Literature In Los Angeles

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In DRUGS on January 28, 2010 at 2:07 pm

When the policewoman walked into the store, the first thought that came to Santa was to wonder why the simple act of owning handcuffs made a woman so attractive. 

Santa had earned his nickname because his hair and beard had turned white early in life and because of the distinctive pear shape of his body.
But make no mistake: there was nothing jolly about this elf.
He always seemed to belong to whatever homeless camp was nearby and the police frequently questioned him when crimes were committed in his vicinity whether he fit the suspect’s description or not.

Unfortunately for Santa, on the day he found himself in handcuffs again, he was more than a suspect.
His day had begun with the purchase of his daily pint of cheap scotch. After he had paid, another patron of Louie’s Liquor and Firearms had bumped Santa’s elbow, causing him to drop and break his purchase. The other patron ran away leaving Santa alone to face the clerk and demand that Louie’s provide a replacement bottle.
Like everyone who came into contact with him, the clerk was creeped out and called the police.

For her part in the matter, Officer Maguire was well prepared. Having grown up the only girl in the middle of four brothers she was used to dealing with unruly, smelly men.
There were less pleasant looking guys around and there were many who drank more and/or bathed less but, this guy was in a league of his own.


His one-sided conversation in the back seat made him enjoy his ride to jail for the first time. Even the beginnings of alcohol withdrawal were not curbing his ardor for her.
He tried grooming himself in the reflection of the security screen, but with his hands secured, his contortions resembled a seizure, and Officer Maguire almost drove him to the hospital.

Another reality of the situation began to dawn on Officer Maguire: the reaction of her fellow officers if they were to discover the object of Santa’s infatuation.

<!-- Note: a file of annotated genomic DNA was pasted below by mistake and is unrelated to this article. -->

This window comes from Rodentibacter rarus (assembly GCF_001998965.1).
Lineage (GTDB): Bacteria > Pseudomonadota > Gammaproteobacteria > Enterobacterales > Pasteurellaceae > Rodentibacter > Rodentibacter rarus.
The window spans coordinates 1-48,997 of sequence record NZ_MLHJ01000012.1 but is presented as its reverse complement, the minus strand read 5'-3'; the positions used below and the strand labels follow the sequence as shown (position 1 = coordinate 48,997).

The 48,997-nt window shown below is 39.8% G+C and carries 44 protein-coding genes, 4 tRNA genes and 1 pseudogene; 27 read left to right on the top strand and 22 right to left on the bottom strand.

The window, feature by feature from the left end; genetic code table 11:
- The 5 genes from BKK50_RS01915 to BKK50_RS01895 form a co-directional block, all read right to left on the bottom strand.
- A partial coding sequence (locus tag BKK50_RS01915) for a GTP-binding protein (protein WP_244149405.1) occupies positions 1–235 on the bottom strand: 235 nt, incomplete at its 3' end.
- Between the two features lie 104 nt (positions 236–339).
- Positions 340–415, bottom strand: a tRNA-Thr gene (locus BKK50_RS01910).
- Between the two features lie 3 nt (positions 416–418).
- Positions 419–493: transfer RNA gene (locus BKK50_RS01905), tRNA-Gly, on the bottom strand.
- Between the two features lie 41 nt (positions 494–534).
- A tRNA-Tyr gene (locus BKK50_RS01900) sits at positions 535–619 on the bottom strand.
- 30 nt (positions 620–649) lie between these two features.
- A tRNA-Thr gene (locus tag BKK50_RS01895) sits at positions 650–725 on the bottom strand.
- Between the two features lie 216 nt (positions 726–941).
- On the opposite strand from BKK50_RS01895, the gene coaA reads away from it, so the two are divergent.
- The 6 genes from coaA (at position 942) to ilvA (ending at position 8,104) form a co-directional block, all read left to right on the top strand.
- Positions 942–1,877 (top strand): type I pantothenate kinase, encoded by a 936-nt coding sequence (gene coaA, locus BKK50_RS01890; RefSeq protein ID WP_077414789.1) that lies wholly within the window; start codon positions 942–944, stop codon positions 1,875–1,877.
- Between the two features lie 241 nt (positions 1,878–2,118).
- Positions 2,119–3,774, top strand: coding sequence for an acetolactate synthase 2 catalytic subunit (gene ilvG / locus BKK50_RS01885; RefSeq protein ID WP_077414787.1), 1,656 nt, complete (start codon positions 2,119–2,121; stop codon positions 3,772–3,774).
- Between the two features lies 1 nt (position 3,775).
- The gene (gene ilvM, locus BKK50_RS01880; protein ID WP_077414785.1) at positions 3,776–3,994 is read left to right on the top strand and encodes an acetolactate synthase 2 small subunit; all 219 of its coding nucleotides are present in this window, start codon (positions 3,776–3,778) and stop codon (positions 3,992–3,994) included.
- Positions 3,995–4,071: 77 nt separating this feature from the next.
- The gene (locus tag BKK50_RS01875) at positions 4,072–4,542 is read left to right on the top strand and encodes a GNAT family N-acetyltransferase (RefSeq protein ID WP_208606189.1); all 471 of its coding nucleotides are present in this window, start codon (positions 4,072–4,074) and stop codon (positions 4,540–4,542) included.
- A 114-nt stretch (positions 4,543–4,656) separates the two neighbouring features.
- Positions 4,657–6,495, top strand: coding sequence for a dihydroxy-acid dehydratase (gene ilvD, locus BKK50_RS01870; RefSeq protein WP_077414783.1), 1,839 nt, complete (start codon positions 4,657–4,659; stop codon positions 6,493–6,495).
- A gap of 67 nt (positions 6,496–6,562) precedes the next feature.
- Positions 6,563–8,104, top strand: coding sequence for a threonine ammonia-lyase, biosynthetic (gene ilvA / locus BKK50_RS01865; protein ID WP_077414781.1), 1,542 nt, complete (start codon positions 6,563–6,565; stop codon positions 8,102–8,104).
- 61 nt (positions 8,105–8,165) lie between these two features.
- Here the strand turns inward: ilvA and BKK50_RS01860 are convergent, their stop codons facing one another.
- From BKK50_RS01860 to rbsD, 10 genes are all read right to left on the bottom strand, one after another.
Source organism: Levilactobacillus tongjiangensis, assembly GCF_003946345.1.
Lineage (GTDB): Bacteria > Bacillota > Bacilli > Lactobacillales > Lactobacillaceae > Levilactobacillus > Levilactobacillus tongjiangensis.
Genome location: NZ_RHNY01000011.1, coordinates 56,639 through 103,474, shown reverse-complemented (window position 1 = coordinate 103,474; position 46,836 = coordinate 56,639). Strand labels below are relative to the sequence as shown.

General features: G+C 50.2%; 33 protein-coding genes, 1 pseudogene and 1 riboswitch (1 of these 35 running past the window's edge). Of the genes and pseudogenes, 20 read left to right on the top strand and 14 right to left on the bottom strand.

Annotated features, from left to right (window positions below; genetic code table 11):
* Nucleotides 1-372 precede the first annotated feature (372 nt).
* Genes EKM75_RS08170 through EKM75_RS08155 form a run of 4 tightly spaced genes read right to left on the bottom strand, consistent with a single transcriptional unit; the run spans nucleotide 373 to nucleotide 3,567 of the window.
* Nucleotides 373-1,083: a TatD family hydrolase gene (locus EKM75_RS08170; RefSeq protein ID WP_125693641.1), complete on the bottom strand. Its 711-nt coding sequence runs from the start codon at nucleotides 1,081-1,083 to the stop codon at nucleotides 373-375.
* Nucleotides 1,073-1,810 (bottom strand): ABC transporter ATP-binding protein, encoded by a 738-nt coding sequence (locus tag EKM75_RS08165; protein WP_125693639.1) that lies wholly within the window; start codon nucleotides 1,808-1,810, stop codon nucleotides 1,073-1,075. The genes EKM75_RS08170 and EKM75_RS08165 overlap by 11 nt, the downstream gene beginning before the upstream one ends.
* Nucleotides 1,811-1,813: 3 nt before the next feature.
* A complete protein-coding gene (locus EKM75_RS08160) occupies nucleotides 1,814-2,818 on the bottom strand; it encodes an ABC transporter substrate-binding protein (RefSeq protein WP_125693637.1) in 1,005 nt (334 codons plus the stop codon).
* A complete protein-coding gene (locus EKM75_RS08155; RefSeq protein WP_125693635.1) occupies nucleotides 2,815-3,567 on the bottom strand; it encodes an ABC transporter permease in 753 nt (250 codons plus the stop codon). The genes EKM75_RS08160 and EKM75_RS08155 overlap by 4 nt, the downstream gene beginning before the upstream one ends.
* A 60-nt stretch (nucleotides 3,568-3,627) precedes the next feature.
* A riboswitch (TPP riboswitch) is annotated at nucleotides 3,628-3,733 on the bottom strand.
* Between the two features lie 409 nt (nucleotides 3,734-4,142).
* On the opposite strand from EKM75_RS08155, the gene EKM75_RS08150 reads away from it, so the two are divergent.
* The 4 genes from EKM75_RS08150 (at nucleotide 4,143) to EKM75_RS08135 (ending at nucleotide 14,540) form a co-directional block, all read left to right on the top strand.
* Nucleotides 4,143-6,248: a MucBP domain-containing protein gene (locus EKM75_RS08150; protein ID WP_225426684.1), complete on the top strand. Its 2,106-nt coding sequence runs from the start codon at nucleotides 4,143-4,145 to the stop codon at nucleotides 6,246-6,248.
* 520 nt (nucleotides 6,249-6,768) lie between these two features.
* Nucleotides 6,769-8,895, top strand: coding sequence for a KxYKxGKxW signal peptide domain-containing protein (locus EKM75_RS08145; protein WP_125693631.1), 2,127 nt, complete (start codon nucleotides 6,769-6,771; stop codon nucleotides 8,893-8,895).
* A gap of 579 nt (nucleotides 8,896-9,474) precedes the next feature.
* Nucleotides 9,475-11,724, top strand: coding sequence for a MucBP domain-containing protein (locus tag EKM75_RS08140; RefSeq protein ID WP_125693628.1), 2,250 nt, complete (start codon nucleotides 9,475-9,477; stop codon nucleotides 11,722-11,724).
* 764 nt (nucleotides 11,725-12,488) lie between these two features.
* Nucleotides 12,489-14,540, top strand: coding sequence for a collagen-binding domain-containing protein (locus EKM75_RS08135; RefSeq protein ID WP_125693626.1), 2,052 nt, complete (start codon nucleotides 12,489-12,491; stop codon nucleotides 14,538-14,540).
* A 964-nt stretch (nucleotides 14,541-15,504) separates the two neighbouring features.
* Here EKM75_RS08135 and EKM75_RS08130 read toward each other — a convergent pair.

Her only hope to retain any dignity was to get him booked as quickly as possible and get him out of her life.

Her dream was dashed as soon as they entered the jail.
A group of Shriners had been celebrating a birthday at a local strip club.
The booking area was still packed with the remnants of the celebration, many of whom were trying to remember whose birthday they had been celebrating.
There was no way for Santa to not stand out in the crowd: he was the only male in handcuffs who wasn’t shirtless and wearing a fez.

The only female officer in the room escorting the only prisoner still wearing all of his clothes was cause for comment.
Arresting Santa was almost a rite of passage, but the combination of Santa and Officer Maguire carried a promise of entertainment.

A group of Shriners began to sing a paean to the pleasures of brotherhood, alcohol, and easy women and the rest of them quickly joined in.
Inspired by the song and a flash of distant memory, Santa dropped to one knee and began serenading Officer Maguire with “If Ever I Should Leave You.”

What he lacked in ability he made up for with unmusicality.
Both the officers and the Shriners stood transfixed as though Pavarotti had suddenly appeared in their midst. They took a hard look at the horrified policewoman and recognized Santa as a kindred, if undesirable, spirit.

The only sound in the booking area was Santa’s voice. The only movement was Officer Maguire’s desperate attempt to dissolve into the wall.

His gestures were limited by the handcuffs so he tried to put as much into his facial expressions as possible.
When the sound on the booking area video – which was available on YouTube that same day – was turned off, Santa appeared to be attempting to chew and swallow a large, sharp object.
His dentures, which had never fit very well, had slipped causing additional problems with his diction. The title line of the song sounded like “If Edward Eyes Wool Sleeve You.”

With a heart freed by love and unburdened by rational thought, when Officer Maguire’s emptied the pepper spray in his face, he was the last to notice.
A quick-thinking sergeant took Officer Maguire’s gun right before she could shoot any of the Shriners and cops who took great delight in improvising a choral version of Santa’s love song.

The booking area had to be emptied while it aired out and Santa was taken to the closest hospital in the hope that his eyesight could be saved and a lawsuit avoided.

It took the medical staff a great of time and effort to get Santa cleaned up.
Throughout the ordeal he kept asking for a priest and assurances that his injuries weren’t fatal didn’t seem to have a calming effect.

When Father Ramirez got a good look at Santa, he stopped and took out his Bible with a quick reminder to himself that “We’re all God’s children,” wondering if in this case an exorcism was necessary.

His priestly reassurances that he was in no danger from his injuries were met with an almost violent sideways shaking of his head.
“I know,” said Santa.
“I just want to get married.”

Story by Milton Irvin.

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